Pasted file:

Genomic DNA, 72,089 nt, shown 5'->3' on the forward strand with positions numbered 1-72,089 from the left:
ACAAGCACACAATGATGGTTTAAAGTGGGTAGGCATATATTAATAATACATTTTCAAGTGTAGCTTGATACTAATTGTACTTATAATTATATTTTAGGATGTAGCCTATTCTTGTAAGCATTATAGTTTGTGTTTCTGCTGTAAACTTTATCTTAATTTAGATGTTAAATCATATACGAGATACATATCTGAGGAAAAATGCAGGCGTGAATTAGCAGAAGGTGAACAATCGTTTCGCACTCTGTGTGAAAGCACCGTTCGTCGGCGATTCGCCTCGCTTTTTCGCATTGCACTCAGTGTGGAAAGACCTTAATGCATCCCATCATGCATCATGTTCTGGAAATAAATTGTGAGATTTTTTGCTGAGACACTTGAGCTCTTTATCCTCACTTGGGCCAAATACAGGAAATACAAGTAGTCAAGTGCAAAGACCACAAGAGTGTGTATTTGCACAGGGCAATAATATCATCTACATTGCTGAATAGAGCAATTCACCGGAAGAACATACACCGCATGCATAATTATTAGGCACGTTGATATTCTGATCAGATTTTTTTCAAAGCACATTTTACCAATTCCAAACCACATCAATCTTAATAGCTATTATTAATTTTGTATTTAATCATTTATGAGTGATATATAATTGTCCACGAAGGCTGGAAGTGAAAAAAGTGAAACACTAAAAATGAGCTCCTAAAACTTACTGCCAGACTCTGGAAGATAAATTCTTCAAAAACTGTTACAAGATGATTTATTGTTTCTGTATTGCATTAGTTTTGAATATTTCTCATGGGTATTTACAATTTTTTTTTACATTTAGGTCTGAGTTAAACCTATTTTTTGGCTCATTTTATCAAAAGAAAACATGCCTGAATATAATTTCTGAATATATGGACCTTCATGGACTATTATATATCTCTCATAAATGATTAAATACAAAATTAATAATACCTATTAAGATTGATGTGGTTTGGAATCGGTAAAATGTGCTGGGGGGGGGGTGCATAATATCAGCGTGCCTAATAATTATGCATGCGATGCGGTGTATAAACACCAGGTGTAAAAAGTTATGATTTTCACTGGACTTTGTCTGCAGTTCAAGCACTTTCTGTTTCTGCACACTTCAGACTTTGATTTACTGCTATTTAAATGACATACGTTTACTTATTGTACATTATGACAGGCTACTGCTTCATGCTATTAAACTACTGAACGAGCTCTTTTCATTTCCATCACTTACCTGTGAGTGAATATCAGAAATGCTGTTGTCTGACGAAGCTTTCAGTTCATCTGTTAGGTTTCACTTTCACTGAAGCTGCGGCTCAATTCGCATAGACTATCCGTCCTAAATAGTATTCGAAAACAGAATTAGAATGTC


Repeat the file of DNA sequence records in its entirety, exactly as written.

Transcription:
Genomic DNA, 72,089 nt, shown 5'->3' on the forward strand with positions numbered 1-72,089 from the left:
ACAAGCACACAATGATGGTTTAAAGTGGGTAGGCATATATTAATAATACATTTTCAAGTGTAGCTTGATACTAATTGTACTTATAATTATATTTTAGGATGTAGCCTATTCTTGTAAGCATTATAGTTTGTGTTTCTGCTGTAAACTTTATCTTAATTTAGATGTTAAATCATATACGAGATACATATCTGAGGAAAAATGCAGGCGTGAATTAGCAGAAGGTGAACAATCGTTTCGCACTCTGTGTGAAAGCACCGTTCGTCGGCGATTCGCCTCGCTTTTTCGCATTGCACTCAGTGTGGAAAGACCTTAATGCATCCCATCATGCATCATGTTCTGGAAATAAATTGTGAGATTTTTTGCTGAGACACTTGAGCTCTTTATCCTCACTTGGGCCAAATACAGGAAATACAAGTAGTCAAGTGCAAAGACCACAAGAGTGTGTATTTGCACAGGGCAATAATATCATCTACATTGCTGAATAGAGCAATTCACCGGAAGAACATACACCGCATGCATAATTATTAGGCACGTTGATATTCTGATCAGATTTTTTTCAAAGCACATTTTACCAATTCCAAACCACATCAATCTTAATAGCTATTATTAATTTTGTATTTAATCATTTATGAGTGATATATAATTGTCCACGAAGGCTGGAAGTGAAAAAAGTGAAACACTAAAAATGAGCTCCTAAAACTTACTGCCAGACTCTGGAAGATAAATTCTTCAAAAACTGTTACAAGATGATTTATTGTTTCTGTATTGCATTAGTTTTGAATATTTCTCATGGGTATTTACAATTTTTTTTTACATTTAGGTCTGAGTTAAACCTATTTTTTGGCTCATTTTATCAAAAGAAAACATGCCTGAATATAATTTCTGAATATATGGACCTTCATGGACTATTATATATCTCTCATAAATGATTAAATACAAAATTAATAATACCTATTAAGATTGATGTGGTTTGGAATCGGTAAAATGTGCTGGGGGGGGGGTGCATAATATCAGCGTGCCTAATAATTATGCATGCGATGCGGTGTATAAACACCAGGTGTAAAAAGTTATGATTTTCACTGGACTTTGTCTGCAGTTCAAGCACTTTCTGTTTCTGCACACTTCAGACTTTGATTTACTGCTATTTAAATGACATACGTTTACTTATTGTACATTATGACAGGCTACTGCTTCATGCTATTAAACTACTGAACGAGCTCTTTTCATTTCCATCACTTACCTGTGAGTGAATATCAGAAATGCTGTTGTCTGACGAAGCTTTCAGTTCATCTGTTAGGTTTCACTTTCACTGAAGCTGCGGCTCAATTCGCATAGACTATCCGTCCTAAATAGTATTCGAAAACAGAATTAGAATGTC